Conservatories have an almost love ‘em or hate ‘em reputation.
On the one hand they can add space to your home and provide somewhere to enjoy the view of your garden year-round, but on the other they can seem cold and damp in winter and occasionally look as though they’ve been tacked on to a property as an afterthought.
Whether or not you invest in a conservatory comes down to your personal preference. But what might ultimately sway you is whether it will add value to your property.
Read on to find out.
A valuable addition?
Splashing out between £4,000 and £10,000 on a conservatory can add 5% to the value of your home.
Sounds promising? Keep in mind, though, that of the five popular home improvements looked at by This Is Money earlier this year, a conservatory was the second-most expensive alteration to carry out but provided the lowest return on investment.
Having said that, there’s more to home improvements than how much value they add to your property. After all, if you’re spending that much money you want to be able to get some enjoyment out of it before you move!
Why do you want one?
Perhaps the easiest way to decide whether or not a conservatory is worth the investment is to ask yourself exactly why you want one. If you’re just keen to add value to your property before you put it on the market, there may be a more economical way of achieving this.
On the other hand, you might really like how conservatories look; the fact they are warm places to sit and look out at your garden even when it’s raining. And, when it’s sunny, they can provide somewhere for you to relax in near-tropical temperatures.
Or perhaps it’s not the actual conservatory that’s your priority but the extra space it will provide you. Conservatories can be cheaper than an extension so if you’re on a tight budget, one may give you the space you need at a price you can afford.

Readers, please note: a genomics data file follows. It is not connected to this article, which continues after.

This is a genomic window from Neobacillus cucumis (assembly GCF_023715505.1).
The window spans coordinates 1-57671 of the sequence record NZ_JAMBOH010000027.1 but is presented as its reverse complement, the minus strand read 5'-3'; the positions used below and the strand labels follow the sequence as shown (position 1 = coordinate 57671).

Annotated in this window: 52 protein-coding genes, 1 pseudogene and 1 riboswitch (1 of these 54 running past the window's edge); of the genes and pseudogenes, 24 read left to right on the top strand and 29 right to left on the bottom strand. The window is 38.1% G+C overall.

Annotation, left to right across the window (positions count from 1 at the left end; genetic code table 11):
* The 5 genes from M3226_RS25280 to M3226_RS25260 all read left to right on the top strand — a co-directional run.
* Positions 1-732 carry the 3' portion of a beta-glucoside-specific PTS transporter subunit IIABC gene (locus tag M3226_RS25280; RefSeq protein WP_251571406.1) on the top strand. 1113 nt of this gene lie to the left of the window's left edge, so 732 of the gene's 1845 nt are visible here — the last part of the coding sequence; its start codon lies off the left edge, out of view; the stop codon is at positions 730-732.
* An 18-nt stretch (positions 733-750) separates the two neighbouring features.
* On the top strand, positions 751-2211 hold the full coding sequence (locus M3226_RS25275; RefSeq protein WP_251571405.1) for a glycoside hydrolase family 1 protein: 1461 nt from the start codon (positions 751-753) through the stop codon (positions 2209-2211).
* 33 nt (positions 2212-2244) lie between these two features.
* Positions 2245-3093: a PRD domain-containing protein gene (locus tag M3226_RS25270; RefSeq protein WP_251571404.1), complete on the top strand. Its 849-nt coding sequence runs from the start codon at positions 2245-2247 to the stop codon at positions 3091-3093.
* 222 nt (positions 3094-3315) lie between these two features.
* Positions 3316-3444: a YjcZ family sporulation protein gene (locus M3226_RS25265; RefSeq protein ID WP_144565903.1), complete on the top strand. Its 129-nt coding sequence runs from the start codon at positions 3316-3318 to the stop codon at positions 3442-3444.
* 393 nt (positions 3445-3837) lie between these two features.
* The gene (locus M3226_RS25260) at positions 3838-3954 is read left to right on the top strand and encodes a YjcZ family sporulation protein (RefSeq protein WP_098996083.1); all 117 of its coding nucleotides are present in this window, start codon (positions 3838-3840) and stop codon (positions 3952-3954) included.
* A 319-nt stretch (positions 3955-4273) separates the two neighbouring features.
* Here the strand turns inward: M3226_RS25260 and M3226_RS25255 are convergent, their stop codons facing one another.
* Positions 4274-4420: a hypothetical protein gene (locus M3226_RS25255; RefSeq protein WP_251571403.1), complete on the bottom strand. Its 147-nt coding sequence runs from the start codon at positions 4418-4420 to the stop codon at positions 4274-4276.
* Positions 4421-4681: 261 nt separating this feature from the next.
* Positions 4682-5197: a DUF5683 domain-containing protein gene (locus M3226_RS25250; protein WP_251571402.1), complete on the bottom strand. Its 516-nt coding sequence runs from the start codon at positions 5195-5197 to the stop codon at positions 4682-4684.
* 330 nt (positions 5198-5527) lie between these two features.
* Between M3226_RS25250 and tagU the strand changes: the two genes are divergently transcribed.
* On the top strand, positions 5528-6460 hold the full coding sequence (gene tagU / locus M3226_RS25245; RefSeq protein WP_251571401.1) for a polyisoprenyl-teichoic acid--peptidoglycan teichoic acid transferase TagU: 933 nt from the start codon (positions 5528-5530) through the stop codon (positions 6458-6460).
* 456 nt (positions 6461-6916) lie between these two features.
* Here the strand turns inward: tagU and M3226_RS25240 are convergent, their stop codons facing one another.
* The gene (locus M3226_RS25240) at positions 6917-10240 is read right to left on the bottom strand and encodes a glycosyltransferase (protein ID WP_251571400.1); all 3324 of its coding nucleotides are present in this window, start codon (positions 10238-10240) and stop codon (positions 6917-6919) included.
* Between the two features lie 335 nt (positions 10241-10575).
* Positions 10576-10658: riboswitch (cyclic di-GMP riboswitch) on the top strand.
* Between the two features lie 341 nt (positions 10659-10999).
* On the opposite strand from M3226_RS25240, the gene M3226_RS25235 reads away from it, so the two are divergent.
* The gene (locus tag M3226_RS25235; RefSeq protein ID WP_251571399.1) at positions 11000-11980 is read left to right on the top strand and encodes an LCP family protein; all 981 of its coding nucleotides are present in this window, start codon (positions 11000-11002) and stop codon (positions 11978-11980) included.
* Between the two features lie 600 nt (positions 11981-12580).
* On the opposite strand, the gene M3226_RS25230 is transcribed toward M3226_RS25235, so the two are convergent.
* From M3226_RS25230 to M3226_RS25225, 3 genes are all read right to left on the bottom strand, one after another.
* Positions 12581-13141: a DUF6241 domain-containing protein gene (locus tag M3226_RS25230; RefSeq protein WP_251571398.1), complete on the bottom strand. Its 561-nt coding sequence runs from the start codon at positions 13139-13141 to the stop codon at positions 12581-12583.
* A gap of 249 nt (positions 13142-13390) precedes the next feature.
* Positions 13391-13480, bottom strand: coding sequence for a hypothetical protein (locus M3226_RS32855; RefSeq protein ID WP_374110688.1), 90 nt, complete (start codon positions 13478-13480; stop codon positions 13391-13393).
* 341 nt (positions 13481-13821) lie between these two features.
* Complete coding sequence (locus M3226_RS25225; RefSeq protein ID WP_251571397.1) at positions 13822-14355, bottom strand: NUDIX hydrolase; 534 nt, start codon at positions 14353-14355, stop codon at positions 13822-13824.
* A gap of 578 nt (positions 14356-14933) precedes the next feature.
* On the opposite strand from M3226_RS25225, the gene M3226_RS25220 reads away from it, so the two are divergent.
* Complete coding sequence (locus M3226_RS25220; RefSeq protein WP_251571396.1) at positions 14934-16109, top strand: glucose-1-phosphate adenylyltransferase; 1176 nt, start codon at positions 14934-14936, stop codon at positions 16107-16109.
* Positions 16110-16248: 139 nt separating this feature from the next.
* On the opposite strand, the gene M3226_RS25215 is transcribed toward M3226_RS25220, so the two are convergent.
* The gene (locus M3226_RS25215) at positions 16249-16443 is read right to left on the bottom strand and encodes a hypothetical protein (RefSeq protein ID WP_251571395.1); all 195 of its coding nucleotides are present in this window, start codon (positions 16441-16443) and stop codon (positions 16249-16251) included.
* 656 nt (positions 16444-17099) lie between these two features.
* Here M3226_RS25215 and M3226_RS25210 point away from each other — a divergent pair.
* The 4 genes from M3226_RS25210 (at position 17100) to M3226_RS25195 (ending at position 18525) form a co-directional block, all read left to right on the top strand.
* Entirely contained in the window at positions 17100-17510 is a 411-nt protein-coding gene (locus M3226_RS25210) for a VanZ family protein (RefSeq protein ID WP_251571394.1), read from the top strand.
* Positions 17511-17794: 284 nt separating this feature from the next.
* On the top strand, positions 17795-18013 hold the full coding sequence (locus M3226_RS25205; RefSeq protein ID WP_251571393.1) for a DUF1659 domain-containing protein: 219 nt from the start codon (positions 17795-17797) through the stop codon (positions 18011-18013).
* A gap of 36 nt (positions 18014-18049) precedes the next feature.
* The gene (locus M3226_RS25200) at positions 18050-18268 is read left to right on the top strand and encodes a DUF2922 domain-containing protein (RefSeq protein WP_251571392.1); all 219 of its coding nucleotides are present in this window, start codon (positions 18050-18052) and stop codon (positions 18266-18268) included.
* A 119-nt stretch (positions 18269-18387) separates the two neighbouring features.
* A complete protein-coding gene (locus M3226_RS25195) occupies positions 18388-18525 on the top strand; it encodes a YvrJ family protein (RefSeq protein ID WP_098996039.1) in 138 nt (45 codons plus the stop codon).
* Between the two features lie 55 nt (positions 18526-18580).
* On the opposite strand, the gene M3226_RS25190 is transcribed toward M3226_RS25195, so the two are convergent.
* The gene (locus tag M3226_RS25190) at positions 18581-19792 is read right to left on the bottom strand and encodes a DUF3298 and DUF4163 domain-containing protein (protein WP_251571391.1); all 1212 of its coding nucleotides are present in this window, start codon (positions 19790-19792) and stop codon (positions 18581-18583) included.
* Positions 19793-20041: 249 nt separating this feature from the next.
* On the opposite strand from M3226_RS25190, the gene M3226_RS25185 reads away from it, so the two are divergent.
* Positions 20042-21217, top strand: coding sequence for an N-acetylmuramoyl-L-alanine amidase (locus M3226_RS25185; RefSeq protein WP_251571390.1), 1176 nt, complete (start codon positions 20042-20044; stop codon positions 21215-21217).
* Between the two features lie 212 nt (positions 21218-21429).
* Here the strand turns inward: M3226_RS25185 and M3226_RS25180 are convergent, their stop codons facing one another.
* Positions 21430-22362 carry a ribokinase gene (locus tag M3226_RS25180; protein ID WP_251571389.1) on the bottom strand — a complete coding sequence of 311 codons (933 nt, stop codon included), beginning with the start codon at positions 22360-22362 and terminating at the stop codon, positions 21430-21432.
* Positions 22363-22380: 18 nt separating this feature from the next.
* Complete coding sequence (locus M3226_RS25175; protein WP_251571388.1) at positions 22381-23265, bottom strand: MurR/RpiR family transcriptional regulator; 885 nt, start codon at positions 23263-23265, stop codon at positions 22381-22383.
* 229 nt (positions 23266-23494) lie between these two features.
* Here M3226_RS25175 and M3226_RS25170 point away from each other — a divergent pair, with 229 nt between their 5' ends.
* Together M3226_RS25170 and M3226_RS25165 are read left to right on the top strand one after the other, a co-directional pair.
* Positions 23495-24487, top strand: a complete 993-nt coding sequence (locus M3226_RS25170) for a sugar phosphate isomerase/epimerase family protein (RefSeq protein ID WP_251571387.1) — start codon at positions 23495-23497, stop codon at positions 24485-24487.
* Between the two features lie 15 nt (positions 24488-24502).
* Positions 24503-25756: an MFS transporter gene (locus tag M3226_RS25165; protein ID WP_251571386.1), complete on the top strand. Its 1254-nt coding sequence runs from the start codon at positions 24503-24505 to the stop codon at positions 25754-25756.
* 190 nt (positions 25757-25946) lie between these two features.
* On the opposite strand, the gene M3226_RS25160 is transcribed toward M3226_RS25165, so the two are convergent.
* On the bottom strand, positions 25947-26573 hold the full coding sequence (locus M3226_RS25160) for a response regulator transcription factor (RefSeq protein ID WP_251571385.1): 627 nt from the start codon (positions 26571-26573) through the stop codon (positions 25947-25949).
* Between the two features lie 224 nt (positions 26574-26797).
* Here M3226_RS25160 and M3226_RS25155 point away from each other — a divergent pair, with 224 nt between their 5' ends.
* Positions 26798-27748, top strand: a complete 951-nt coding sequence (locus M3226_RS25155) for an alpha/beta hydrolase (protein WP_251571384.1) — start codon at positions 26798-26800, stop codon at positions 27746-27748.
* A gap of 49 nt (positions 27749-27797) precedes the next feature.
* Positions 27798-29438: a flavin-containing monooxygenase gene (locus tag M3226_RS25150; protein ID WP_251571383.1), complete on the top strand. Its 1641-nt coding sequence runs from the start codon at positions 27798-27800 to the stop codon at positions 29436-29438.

What’s your budget?
Which brings us to your budget. Although usually cheaper than an extension, a brand new conservatory will still set you back a few thousand pounds. When you’re spending that much money you need to be sure it’s for something you really want, and if it’s usable space you’re after it might be worth waiting, saving longer and paying for an extension.
If you don’t have enough money saved to afford the conservatory you want, you could consider borrowing. A personal loan may provide you with the money you need quickly, while if you’re a homeowner you could consider a secured loan, which lets you borrow more. Just be aware that a secured loan (as the name suggests) is secured against your property, and this could be repossessed if you stop making your repayments.
Get it right and don’t rush
Perhaps part of the reason that conservatories are unpopular with some critics is that they don’t match the rest of the property. You should think very carefully about the design you choose to make sure it not only works with the rest of your home practically, but visually too.
There are a number of different conservatory styles, which you can find out more about here. Among these, you should find a design that suits your home.
As well as carefully considering the look of your new conservatory, you also need to consider the company you hire to install it. Speak to a few different firms, get quotes from each and don’t just go for the cheapest offer. If you can, ask to see photos of their previous work and look at customer reviews online.
The last thing you want after forking out a hefty amount of cash is to be left with a conservatory with unsound foundations and a roof that leaks.
With careful planning, your conservatory could be well worth your investment. And, if it adds value to your property when you do list it for sale, that’s an added bonus.
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